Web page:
1.3.16 Prescribe prednisolone 30 mg orally for 7 to 14 days. [2004]

1.3.17 It is recommended that a course of corticosteroid treatment should not be longer than 14 days, as there is no advantage in prolonged therapy. [2004]

1.3.18 For guidance on stopping oral corticosteroid therapy, it is recommended that clinicians refer to the BNF. [2004]

1.3.19 Think about osteoporosis prophylaxis for people who need frequent courses of oral corticosteroids. [2004]

1.3.20 Make people aware of the optimum duration of treatment and the adverse effects of prolonged therapy. [2004]

1.3.21 Give people (particularly people discharged from hospital) clear instructions on why, when and how to stop their corticosteroid treatment. [2004]

Antibiotics

1.3.22 For guidance on using antibiotics to treat COPD exacerbations, see the NICE guideline on antimicrobial prescribing for acute exacerbations of COPD. [2018]

Theophylline and other methylxanthines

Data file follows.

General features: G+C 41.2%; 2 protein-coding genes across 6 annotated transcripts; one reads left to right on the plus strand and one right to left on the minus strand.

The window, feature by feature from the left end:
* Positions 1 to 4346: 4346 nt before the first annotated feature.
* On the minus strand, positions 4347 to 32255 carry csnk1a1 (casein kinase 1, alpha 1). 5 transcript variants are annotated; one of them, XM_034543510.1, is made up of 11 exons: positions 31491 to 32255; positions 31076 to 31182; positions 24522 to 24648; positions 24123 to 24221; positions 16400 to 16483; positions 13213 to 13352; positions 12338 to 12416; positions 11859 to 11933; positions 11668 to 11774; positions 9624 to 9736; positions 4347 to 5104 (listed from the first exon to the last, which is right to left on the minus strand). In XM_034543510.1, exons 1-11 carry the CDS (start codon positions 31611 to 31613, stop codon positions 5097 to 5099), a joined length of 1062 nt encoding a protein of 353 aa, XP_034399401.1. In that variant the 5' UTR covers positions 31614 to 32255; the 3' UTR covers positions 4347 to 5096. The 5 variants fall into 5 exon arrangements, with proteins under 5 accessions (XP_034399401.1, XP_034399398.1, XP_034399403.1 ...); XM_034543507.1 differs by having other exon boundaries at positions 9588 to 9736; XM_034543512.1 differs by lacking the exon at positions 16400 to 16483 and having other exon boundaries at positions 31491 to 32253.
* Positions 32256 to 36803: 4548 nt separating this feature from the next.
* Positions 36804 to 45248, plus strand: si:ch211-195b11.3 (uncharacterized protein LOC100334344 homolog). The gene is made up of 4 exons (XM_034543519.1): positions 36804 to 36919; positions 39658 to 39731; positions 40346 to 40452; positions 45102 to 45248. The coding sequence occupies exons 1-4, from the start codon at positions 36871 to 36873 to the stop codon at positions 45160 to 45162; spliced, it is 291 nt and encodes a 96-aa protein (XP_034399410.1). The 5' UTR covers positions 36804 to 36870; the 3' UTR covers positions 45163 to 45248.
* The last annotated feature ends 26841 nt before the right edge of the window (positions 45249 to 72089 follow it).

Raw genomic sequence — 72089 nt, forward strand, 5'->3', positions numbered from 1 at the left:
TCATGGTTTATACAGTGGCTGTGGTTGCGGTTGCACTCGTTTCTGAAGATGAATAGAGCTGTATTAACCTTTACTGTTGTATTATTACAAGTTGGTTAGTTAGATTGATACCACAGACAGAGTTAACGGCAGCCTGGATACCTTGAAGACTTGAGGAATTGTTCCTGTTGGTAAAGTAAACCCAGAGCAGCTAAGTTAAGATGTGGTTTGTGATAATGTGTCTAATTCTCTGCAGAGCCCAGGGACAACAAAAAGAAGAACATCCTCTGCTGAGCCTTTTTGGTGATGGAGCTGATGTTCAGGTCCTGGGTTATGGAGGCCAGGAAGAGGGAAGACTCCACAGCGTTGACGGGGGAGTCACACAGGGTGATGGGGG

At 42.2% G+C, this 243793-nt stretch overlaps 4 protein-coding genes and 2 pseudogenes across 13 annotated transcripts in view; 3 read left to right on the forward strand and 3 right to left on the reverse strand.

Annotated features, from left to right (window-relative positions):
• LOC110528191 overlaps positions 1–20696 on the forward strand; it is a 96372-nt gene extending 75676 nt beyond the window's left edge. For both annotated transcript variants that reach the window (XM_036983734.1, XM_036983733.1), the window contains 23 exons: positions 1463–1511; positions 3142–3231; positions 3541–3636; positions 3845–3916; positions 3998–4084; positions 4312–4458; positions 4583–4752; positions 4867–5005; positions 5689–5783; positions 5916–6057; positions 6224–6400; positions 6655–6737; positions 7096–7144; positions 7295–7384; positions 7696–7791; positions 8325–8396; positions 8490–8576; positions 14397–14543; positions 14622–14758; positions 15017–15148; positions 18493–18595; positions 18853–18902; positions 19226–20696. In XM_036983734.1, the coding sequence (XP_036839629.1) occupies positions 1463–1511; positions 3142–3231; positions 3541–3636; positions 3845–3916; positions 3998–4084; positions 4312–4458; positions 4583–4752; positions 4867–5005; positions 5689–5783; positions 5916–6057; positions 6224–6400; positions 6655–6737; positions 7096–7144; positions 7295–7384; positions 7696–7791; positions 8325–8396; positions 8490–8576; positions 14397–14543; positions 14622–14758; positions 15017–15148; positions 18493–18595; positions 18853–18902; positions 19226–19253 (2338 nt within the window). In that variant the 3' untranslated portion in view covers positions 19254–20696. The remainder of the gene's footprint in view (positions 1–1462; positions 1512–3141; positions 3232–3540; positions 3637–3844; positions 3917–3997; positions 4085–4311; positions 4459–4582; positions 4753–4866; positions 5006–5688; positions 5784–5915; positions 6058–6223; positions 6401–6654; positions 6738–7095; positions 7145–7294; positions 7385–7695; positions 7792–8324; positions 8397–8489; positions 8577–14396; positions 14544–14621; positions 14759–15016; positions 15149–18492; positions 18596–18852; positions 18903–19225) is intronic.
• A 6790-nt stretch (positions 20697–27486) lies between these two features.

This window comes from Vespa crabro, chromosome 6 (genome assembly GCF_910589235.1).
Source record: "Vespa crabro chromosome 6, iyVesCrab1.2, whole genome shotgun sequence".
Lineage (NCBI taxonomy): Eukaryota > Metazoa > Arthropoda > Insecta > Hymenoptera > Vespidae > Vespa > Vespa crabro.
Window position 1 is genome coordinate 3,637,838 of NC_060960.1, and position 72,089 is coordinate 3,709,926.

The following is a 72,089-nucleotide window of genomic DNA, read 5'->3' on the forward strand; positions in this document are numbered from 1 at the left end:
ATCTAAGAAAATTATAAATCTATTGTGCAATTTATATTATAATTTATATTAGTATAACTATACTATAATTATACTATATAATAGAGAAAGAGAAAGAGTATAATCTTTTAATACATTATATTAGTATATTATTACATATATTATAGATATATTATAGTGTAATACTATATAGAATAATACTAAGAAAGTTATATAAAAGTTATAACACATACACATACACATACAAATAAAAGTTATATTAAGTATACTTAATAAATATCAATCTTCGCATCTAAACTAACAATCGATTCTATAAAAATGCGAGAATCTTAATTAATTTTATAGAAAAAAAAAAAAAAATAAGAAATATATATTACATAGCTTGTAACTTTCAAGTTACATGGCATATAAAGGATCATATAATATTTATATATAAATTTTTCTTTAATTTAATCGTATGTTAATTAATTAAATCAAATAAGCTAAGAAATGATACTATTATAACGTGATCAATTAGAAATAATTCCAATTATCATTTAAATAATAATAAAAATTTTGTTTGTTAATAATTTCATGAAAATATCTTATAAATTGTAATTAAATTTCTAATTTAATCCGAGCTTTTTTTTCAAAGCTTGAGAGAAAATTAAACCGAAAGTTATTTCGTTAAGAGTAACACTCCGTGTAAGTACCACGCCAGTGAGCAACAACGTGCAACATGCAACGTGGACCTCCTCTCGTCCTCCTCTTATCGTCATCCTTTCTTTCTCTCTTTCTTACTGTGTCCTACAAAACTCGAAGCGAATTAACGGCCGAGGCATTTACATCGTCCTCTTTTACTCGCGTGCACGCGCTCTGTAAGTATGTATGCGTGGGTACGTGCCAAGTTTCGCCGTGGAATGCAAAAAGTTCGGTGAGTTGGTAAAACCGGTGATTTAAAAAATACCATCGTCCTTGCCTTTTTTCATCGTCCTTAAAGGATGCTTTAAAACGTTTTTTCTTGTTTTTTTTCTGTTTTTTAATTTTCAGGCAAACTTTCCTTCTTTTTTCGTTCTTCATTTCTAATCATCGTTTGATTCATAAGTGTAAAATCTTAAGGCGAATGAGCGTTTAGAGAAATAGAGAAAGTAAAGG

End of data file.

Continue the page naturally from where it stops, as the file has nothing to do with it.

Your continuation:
1.3.23 Only use intravenous theophylline as an adjunct to exacerbation management if there is an inadequate response to nebulised bronchodilators. [2004]

1.3.24 Take care when using intravenous theophylline, because of its interactions with other drugs and potential toxicity if the person has been taking oral theophylline. [2004]

1.3.25 Monitor theophylline levels within 24 hours of starting treatment, and as frequently as indicated by the clinical circumstances after this. [2004]

Respiratory stimulants

1.3.26 It is recommended that doxapram is used only when non-invasive ventilation is either unavailable or inappropriate. [2004]